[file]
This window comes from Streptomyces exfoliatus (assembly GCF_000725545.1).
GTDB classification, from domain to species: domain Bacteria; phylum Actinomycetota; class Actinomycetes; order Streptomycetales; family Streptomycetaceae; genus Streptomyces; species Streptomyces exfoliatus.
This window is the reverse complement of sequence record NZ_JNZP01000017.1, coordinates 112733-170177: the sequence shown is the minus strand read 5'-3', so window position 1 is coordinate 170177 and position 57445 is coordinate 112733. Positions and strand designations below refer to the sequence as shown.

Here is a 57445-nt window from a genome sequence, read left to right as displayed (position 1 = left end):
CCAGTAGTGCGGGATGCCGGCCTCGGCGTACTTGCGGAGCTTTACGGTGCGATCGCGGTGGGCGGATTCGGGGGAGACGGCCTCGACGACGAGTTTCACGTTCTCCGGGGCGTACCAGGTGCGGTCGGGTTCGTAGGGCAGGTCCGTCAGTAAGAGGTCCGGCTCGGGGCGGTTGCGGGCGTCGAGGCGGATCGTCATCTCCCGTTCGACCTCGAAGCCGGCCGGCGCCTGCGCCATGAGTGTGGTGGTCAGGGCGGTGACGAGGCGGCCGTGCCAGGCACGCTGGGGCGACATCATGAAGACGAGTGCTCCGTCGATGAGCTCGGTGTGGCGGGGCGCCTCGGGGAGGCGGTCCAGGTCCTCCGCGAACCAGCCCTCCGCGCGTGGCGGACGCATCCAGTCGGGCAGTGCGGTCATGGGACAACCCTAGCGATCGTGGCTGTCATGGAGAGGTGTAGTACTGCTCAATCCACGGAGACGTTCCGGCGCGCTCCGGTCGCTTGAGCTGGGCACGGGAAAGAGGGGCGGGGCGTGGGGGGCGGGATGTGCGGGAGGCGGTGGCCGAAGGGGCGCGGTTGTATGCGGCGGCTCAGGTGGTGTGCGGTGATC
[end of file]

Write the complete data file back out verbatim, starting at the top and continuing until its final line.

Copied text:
This window comes from Streptomyces exfoliatus (assembly GCF_000725545.1).
GTDB classification, from domain to species: domain Bacteria; phylum Actinomycetota; class Actinomycetes; order Streptomycetales; family Streptomycetaceae; genus Streptomyces; species Streptomyces exfoliatus.
This window is the reverse complement of sequence record NZ_JNZP01000017.1, coordinates 112733-170177: the sequence shown is the minus strand read 5'-3', so window position 1 is coordinate 170177 and position 57445 is coordinate 112733. Positions and strand designations below refer to the sequence as shown.

Here is a 57445-nt window from a genome sequence, read left to right as displayed (position 1 = left end):
CCAGTAGTGCGGGATGCCGGCCTCGGCGTACTTGCGGAGCTTTACGGTGCGATCGCGGTGGGCGGATTCGGGGGAGACGGCCTCGACGACGAGTTTCACGTTCTCCGGGGCGTACCAGGTGCGGTCGGGTTCGTAGGGCAGGTCCGTCAGTAAGAGGTCCGGCTCGGGGCGGTTGCGGGCGTCGAGGCGGATCGTCATCTCCCGTTCGACCTCGAAGCCGGCCGGCGCCTGCGCCATGAGTGTGGTGGTCAGGGCGGTGACGAGGCGGCCGTGCCAGGCACGCTGGGGCGACATCATGAAGACGAGTGCTCCGTCGATGAGCTCGGTGTGGCGGGGCGCCTCGGGGAGGCGGTCCAGGTCCTCCGCGAACCAGCCCTCCGCGCGTGGCGGACGCATCCAGTCGGGCAGTGCGGTCATGGGACAACCCTAGCGATCGTGGCTGTCATGGAGAGGTGTAGTACTGCTCAATCCACGGAGACGTTCCGGCGCGCTCCGGTCGCTTGAGCTGGGCACGGGAAAGAGGGGCGGGGCGTGGGGGGCGGGATGTGCGGGAGGCGGTGGCCGAAGGGGCGCGGTTGTATGCGGCGGCTCAGGTGGTGTGCGGTGATC